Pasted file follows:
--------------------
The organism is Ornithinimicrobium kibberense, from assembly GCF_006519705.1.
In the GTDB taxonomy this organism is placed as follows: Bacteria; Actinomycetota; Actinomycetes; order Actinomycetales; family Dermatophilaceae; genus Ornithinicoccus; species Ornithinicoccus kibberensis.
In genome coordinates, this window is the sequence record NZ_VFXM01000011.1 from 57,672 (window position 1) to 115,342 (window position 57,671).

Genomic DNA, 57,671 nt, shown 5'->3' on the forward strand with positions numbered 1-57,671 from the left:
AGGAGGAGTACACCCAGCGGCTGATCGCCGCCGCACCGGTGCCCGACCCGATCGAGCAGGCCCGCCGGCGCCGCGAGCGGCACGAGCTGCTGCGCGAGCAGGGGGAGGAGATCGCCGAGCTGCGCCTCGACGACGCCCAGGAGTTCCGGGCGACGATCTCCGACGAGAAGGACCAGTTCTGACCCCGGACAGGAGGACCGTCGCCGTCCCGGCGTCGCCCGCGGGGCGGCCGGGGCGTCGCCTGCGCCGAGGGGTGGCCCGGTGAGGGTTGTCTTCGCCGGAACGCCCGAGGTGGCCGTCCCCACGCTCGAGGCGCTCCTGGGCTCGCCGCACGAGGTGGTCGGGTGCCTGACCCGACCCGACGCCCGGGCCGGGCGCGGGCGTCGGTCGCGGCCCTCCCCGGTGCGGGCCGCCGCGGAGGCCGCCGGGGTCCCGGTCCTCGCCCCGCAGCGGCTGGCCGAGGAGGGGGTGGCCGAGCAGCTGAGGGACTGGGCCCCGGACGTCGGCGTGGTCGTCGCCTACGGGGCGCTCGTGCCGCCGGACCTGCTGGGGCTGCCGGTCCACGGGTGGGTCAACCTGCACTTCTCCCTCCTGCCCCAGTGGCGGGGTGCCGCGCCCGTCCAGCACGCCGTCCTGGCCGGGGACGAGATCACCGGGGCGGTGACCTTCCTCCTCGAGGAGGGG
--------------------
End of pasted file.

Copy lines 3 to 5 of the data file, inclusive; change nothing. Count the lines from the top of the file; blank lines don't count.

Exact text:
In genome coordinates, this window is the sequence record NZ_VFXM01000011.1 from 57,672 (window position 1) to 115,342 (window position 57,671).

Genomic DNA, 57,671 nt, shown 5'->3' on the forward strand with positions numbered 1-57,671 from the left:
AGGAGGAGTACACCCAGCGGCTGATCGCCGCCGCACCGGTGCCCGACCCGATCGAGCAGGCCCGCCGGCGCCGCGAGCGGCACGAGCTGCTGCGCGAGCAGGGGGAGGAGATCGCCGAGCTGCGCCTCGACGACGCCCAGGAGTTCCGGGCGACGATCTCCGACGAGAAGGACCAGTTCTGACCCCGGACAGGAGGACCGTCGCCGTCCCGGCGTCGCCCGCGGGGCGGCCGGGGCGTCGCCTGCGCCGAGGGGTGGCCCGGTGAGGGTTGTCTTCGCCGGAACGCCCGAGGTGGCCGTCCCCACGCTCGAGGCGCTCCTGGGCTCGCCGCACGAGGTGGTCGGGTGCCTGACCCGACCCGACGCCCGGGCCGGGCGCGGGCGTCGGTCGCGGCCCTCCCCGGTGCGGGCCGCCGCGGAGGCCGCCGGGGTCCCGGTCCTCGCCCCGCAGCGGCTGGCCGAGGAGGGGGTGGCCGAGCAGCTGAGGGACTGGGCCCCGGACGTCGGCGTGGTCGTCGCCTACGGGGCGCTCGTGCCGCCGGACCTGCTGGGGCTGCCGGTCCACGGGTGGGTCAACCTGCACTTCTCCCTCCTGCCCCAGTGGCGGGGTGCCGCGCCCGTCCAGCACGCCGTCCTGGCCGGGGACGAGATCACCGGGGCGGTGACCTTCCTCCTCGAGGAGGGG